Netscapes: Art from code – Inspirations

Since we are looking into creating web-based visualizations and animations from code, I decided to research some forms of web-based animations.

Modular SVG Animation Experiment – Mandala
By Dylan Cutler

Modular SVG animation pen (Cutler, 2017)

This example is made using HTML,CSS and Javascript. (Cutler, 2017)

I find this a particularly interesting example because of all the moving parts, how they all move in relation to each other and how they layer up.

Animated Background
By Marco Guglielmelli

Animated background in action (Guglielmelli, 2017)

This piece is created with CSS/Javascript/HTML. It is interactive; moving the mouse across the screen shows new areas of animated lines and points, growing brighter or darker as you move towards or away from them. (Guglielmelli, 2017)

Hexagon Fade
By Tina Anastopoulos

Hexagon fade example on codepen (Anastopoulos, 2017)

Created using HTML/CSS/Javascript and p5.js, Hexagon fade is an example of how p5.js can be used to create simple yet effective scaling visualizations. (Anastopoulos, 2017)

Rainbow Pinwheel – p5.js
By Tina Anastopoulos

Rainbow pinwheel interactive example on codepen (Anastopoulos, 2017)

Rainbow Pinwheel is a striking example of how interactive visualizations can be created using HTML/CSS/Js, and in this case, p5.js. In this example, you click and drag to create the effect of motion. (Anastopoulos, 2017)


Sources:

Cutler, D. (2017). Modular SVG Animation Experiment. [online] CodePen. Available at: https://codepen.io/DCtheTall/pen/KWpdRV [Accessed 26 Nov. 2017].

Guglielmelli, M. (2017). Animated Background. [online] CodePen. Available at: https://codepen.io/MarcoGuglielmelli/pen/lLCxy?limit=all&page=2&q=animation [Accessed 26 Nov. 2017].

Anastopoulos, T. (2017). Hexagon Fade. [online] CodePen. Available at: https://codepen.io/TWAIN/pen/RVjGYN?depth=everything&order=popularity&page=2&q=p5.js&show_forks=false [Accessed 26 Nov. 2017].

Anastopoulos, T. (2017). Rainbow Pinwheel – p5.js. [online] CodePen. Available at: https://codepen.io/TWAIN/pen/OpGayd?depth=everything&order=popularity&page=6&q=p5.js&show_forks=false [Accessed 26 Nov. 2017].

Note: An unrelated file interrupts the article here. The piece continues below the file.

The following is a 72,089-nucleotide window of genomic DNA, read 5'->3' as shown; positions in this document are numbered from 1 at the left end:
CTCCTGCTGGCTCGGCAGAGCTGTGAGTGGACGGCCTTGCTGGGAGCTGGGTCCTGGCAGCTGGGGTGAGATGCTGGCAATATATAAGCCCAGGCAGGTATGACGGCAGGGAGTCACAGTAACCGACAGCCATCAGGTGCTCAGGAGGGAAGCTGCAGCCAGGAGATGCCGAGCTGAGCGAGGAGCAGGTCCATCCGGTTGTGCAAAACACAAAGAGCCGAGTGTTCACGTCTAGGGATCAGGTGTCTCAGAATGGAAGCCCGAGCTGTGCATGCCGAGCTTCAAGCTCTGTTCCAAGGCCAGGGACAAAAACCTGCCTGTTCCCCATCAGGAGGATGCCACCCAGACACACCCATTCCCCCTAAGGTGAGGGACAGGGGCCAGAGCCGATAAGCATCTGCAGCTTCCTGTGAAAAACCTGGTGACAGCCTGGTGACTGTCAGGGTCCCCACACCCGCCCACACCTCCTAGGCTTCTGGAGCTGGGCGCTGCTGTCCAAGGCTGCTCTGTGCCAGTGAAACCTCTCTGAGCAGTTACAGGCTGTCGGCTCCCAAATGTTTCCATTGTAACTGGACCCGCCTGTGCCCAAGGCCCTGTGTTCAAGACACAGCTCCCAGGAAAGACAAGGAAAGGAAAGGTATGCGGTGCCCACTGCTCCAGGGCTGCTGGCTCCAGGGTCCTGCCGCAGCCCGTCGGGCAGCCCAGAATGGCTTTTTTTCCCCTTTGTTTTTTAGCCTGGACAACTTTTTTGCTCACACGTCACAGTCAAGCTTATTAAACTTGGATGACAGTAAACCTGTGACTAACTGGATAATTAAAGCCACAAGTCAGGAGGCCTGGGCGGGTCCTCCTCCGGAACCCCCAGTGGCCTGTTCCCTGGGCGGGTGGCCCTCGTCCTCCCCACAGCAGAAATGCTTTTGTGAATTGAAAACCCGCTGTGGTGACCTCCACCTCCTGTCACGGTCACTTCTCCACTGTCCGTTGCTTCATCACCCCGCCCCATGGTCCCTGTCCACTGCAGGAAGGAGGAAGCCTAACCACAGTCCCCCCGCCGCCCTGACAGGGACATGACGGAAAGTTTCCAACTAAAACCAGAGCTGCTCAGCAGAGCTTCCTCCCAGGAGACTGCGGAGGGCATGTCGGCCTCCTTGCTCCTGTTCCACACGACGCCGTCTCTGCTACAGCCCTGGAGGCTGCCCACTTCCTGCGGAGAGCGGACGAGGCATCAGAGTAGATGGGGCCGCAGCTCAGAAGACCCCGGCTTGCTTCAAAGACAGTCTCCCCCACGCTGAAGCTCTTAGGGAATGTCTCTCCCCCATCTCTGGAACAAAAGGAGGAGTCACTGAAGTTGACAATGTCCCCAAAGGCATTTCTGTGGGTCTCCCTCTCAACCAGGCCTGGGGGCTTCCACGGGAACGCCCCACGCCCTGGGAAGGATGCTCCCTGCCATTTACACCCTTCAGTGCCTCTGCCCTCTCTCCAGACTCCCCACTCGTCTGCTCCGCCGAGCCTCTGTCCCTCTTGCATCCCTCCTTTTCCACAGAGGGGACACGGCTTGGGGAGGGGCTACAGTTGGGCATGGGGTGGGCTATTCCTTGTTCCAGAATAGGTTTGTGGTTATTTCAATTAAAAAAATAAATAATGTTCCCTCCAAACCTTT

Advertisements

Netscapes – Technologies

After developing our idea further, here are the technologies we are planning to use to create our project:

MySQL/MongoDB
For storage of collected data from our app. SQL may be more appropriate for its ordered approach, but does not work easily with Phonegap.
MongoDB has plugins for Phonegap and may be considered a newer technology, thus more appropriate for our brief. (MongoDB, 2017)

Phonegap

We will use Phonegap to build a basic app containing input fields that users can download. Phonegap has a handy online compiler, meaning that apps can be built quickly that will work across multiple mobile OS’s. (PhoneGap, 2017)

Raspberry Pi

A Raspberry Pi will be used for input of data without the use of a mobile phone. This will be achieved by pairing it with a touchscreen hat. We will use this for presentation within the IVT.

P5.js

p5.js is a javascript library with drawing functionalities. We will use p5.js for creating interactive web-based visualizations with server connections. (P5js.org, 2017)

Immersive Vision Theatre (IVT)

We will use the Immersive vision theatre for the large scale presentation of our project. Users will be able to come in and view their data visualized in real time.


Sources:

MongoDB. (2017). MongoDB for GIANT Ideas. [online] Available at: https://www.mongodb.com/ [Accessed 25 Nov. 2017].

PhoneGap, A. (2017). PhoneGap. [online] Phonegap.com. Available at: https://phonegap.com/ [Accessed 25 Nov. 2017].

P5js.org. (2017). p5.js | home. [online] Available at: https://p5js.org/ [Accessed 25 Nov. 2017].

Netscapes – Planning & Production

 


Responsibilities breakdown

Here is the breakdown for our group responsibilities. This is subject to change as the project moves along.

My responsibilities are focused around programming & building the back end

Name
Tasks Chris Steph Gintare
  • Project Management
  • Tutor Mediations
  • UX Development
  • Research: Personalities
  • Research: Animations
  • 3D model for RasPi case
  • Immersive Dome Projections
  • Databases
  • Server
  • JavaScript
  • Sockets,
  • Animations Code
  • P5.JS
  • Node.JS
  • Immersive Dome Projection
  • Phonegap Front end
  • HTML/CSS for website
  • Visual Research
  • Javascript
  • P5.JS
  • Animations
  • Research: Animations
  • Immersive Dome Projection

Equipment Orders and collation, software/ hardware (Chris,Steph)
29th Nov 17

  • Source all production materials
  • Raspberry Pi 3’s
  • Touch screens
  • Finalise final form for interface container
  • OS systems
  • Server Hosting

Back End (Chris, Stephanie)
4th Dec 17

  • Find server to host MongoDB
  • Develop a MongoDB database to store parameter of user interface inputs
  • Connect simple html/ JS to database to check CRUD works
  • Client Side and interfaces (Gintare, Stephanie, Chris)

4th Dec 17

  • Simple PHP developed to ensure client is posting data externally/ correctly
  • Prototype phone gap front end for users to input personality data
  • Simple website to host visualisations.
  • Start to look at button interface to select background for the animations